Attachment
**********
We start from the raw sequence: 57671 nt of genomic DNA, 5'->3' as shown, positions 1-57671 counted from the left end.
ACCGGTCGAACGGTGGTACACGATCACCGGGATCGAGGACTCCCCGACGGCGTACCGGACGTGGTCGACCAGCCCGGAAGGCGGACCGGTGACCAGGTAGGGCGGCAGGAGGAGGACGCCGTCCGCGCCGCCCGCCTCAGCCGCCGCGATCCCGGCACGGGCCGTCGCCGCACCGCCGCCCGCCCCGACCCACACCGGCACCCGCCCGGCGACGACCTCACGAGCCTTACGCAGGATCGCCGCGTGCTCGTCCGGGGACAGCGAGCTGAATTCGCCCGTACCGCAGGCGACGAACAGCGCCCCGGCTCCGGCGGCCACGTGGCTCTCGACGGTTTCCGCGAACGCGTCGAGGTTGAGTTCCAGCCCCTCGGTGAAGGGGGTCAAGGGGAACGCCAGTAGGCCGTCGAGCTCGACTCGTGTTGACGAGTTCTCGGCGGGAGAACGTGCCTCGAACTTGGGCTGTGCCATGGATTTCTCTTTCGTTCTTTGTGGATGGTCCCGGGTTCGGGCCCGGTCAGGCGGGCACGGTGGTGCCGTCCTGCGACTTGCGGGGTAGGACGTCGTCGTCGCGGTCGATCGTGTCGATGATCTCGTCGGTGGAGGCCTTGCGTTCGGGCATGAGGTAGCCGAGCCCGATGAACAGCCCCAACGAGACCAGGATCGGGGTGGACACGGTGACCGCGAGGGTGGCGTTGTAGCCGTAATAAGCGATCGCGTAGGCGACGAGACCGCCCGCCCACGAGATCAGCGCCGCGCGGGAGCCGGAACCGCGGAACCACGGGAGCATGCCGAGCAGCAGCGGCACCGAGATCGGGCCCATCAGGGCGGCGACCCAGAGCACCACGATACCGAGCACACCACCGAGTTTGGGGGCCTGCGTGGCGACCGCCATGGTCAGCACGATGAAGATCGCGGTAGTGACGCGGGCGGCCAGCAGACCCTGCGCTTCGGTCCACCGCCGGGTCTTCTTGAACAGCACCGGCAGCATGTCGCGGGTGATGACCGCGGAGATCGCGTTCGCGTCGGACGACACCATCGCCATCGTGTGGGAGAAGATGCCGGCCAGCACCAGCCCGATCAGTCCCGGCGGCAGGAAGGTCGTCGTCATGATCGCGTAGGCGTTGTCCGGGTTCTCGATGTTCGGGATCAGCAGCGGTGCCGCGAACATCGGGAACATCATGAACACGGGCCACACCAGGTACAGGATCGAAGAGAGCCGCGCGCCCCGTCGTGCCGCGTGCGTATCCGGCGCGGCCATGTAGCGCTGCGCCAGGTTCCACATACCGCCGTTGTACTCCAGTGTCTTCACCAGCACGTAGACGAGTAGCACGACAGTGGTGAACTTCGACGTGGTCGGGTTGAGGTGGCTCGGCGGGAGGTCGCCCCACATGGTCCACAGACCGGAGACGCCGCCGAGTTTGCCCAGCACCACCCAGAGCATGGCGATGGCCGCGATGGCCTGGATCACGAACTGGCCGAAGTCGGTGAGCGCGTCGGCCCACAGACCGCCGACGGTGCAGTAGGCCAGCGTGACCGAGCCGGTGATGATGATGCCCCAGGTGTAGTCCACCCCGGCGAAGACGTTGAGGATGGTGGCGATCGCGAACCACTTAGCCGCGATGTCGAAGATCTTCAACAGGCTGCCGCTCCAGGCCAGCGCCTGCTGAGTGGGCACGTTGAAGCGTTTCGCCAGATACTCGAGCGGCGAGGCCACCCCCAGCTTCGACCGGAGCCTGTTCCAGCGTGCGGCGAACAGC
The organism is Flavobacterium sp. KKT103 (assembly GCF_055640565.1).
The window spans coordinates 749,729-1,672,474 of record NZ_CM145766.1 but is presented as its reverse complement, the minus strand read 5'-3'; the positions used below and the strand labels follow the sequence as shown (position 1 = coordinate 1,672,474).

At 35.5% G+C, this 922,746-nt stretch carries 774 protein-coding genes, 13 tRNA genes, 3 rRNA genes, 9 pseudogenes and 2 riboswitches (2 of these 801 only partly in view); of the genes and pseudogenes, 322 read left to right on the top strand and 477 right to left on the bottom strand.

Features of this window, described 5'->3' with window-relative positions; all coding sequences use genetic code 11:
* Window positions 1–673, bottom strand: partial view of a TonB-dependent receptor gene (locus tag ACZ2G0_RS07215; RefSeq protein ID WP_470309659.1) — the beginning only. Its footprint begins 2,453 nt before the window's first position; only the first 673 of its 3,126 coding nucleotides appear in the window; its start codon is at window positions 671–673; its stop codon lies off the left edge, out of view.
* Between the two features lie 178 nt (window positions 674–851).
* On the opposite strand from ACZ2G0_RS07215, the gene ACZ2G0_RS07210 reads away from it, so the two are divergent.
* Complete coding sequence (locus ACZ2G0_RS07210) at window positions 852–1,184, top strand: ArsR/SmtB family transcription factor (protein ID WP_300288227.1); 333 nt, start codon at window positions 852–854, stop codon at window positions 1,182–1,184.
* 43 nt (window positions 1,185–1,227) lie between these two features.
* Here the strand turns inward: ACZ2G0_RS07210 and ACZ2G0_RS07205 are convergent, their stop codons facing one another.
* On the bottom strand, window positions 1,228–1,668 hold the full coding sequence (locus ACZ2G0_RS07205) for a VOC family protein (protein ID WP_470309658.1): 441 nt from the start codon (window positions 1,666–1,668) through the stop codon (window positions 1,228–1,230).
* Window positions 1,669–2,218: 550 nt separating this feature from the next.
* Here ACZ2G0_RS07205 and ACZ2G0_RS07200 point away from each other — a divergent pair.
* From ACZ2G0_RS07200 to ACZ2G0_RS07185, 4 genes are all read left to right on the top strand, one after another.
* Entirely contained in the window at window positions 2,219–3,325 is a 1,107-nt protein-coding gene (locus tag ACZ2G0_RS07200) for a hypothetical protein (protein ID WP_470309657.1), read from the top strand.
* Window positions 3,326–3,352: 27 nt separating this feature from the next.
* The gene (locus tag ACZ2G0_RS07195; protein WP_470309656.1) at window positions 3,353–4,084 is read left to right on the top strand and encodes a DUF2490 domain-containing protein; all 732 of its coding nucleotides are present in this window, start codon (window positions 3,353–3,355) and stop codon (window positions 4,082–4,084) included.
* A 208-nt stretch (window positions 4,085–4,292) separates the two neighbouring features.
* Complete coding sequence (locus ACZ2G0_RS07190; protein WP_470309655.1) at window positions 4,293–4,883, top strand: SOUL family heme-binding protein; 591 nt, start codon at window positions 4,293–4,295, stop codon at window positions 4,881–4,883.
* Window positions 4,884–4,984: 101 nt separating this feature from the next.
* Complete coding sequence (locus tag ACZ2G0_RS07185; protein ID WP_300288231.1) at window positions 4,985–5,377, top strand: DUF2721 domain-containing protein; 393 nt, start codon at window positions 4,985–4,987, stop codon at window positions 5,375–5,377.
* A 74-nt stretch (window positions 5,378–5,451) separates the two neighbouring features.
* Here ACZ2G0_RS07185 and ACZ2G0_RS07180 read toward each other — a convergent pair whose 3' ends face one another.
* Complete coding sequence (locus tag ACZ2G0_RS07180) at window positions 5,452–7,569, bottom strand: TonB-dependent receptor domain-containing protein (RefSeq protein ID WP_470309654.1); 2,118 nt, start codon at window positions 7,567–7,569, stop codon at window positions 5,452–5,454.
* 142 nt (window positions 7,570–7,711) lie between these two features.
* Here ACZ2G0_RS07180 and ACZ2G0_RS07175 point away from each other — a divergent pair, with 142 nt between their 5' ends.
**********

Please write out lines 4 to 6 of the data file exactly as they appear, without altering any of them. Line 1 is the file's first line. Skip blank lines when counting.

The window spans coordinates 749,729-1,672,474 of record NZ_CM145766.1 but is presented as its reverse complement, the minus strand read 5'-3'; the positions used below and the strand labels follow the sequence as shown (position 1 = coordinate 1,672,474).

At 35.5% G+C, this 922,746-nt stretch carries 774 protein-coding genes, 13 tRNA genes, 3 rRNA genes, 9 pseudogenes and 2 riboswitches (2 of these 801 only partly in view); of the genes and pseudogenes, 322 read left to right on the top strand and 477 right to left on the bottom strand.

Features of this window, described 5'->3' with window-relative positions; all coding sequences use genetic code 11: